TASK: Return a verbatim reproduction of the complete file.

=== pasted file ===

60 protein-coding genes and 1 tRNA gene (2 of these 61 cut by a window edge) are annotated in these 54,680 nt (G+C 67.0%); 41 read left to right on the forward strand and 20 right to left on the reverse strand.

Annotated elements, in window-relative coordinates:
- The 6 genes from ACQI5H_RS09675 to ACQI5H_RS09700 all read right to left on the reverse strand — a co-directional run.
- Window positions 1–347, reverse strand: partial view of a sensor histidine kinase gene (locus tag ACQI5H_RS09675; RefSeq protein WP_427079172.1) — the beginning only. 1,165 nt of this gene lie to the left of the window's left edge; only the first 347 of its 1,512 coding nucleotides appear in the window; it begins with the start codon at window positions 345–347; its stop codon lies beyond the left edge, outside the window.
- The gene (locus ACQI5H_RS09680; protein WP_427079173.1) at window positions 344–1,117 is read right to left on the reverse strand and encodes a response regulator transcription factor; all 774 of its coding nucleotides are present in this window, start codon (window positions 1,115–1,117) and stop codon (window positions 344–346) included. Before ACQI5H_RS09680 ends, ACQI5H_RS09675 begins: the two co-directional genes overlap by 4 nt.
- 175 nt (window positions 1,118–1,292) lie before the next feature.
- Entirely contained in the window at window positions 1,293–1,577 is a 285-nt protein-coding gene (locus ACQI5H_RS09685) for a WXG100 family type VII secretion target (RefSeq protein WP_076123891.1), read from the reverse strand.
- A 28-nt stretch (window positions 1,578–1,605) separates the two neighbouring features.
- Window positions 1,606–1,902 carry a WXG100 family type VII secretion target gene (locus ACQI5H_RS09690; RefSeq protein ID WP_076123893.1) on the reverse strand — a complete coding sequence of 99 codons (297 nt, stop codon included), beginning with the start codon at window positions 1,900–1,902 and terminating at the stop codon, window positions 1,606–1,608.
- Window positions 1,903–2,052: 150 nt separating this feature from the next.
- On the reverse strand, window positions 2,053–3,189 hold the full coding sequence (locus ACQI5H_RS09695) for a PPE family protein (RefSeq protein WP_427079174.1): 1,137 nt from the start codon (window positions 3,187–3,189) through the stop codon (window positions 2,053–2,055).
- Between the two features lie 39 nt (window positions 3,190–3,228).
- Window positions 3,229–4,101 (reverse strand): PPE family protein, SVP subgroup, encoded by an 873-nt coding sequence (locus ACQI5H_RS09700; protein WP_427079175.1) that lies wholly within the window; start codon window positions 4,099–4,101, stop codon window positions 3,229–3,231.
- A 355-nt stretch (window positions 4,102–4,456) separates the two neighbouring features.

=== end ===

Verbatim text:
60 protein-coding genes and 1 tRNA gene (2 of these 61 cut by a window edge) are annotated in these 54,680 nt (G+C 67.0%); 41 read left to right on the forward strand and 20 right to left on the reverse strand.

Annotated elements, in window-relative coordinates:
- The 6 genes from ACQI5H_RS09675 to ACQI5H_RS09700 all read right to left on the reverse strand — a co-directional run.
- Window positions 1–347, reverse strand: partial view of a sensor histidine kinase gene (locus tag ACQI5H_RS09675; RefSeq protein WP_427079172.1) — the beginning only. 1,165 nt of this gene lie to the left of the window's left edge; only the first 347 of its 1,512 coding nucleotides appear in the window; it begins with the start codon at window positions 345–347; its stop codon lies beyond the left edge, outside the window.
- The gene (locus ACQI5H_RS09680; protein WP_427079173.1) at window positions 344–1,117 is read right to left on the reverse strand and encodes a response regulator transcription factor; all 774 of its coding nucleotides are present in this window, start codon (window positions 1,115–1,117) and stop codon (window positions 344–346) included. Before ACQI5H_RS09680 ends, ACQI5H_RS09675 begins: the two co-directional genes overlap by 4 nt.
- 175 nt (window positions 1,118–1,292) lie before the next feature.
- Entirely contained in the window at window positions 1,293–1,577 is a 285-nt protein-coding gene (locus ACQI5H_RS09685) for a WXG100 family type VII secretion target (RefSeq protein WP_076123891.1), read from the reverse strand.
- A 28-nt stretch (window positions 1,578–1,605) separates the two neighbouring features.
- Window positions 1,606–1,902 carry a WXG100 family type VII secretion target gene (locus ACQI5H_RS09690; RefSeq protein ID WP_076123893.1) on the reverse strand — a complete coding sequence of 99 codons (297 nt, stop codon included), beginning with the start codon at window positions 1,900–1,902 and terminating at the stop codon, window positions 1,606–1,608.
- Window positions 1,903–2,052: 150 nt separating this feature from the next.
- On the reverse strand, window positions 2,053–3,189 hold the full coding sequence (locus ACQI5H_RS09695) for a PPE family protein (RefSeq protein WP_427079174.1): 1,137 nt from the start codon (window positions 3,187–3,189) through the stop codon (window positions 2,053–2,055).
- Between the two features lie 39 nt (window positions 3,190–3,228).
- Window positions 3,229–4,101 (reverse strand): PPE family protein, SVP subgroup, encoded by an 873-nt coding sequence (locus ACQI5H_RS09700; protein WP_427079175.1) that lies wholly within the window; start codon window positions 4,099–4,101, stop codon window positions 3,229–3,231.
- A 355-nt stretch (window positions 4,102–4,456) separates the two neighbouring features.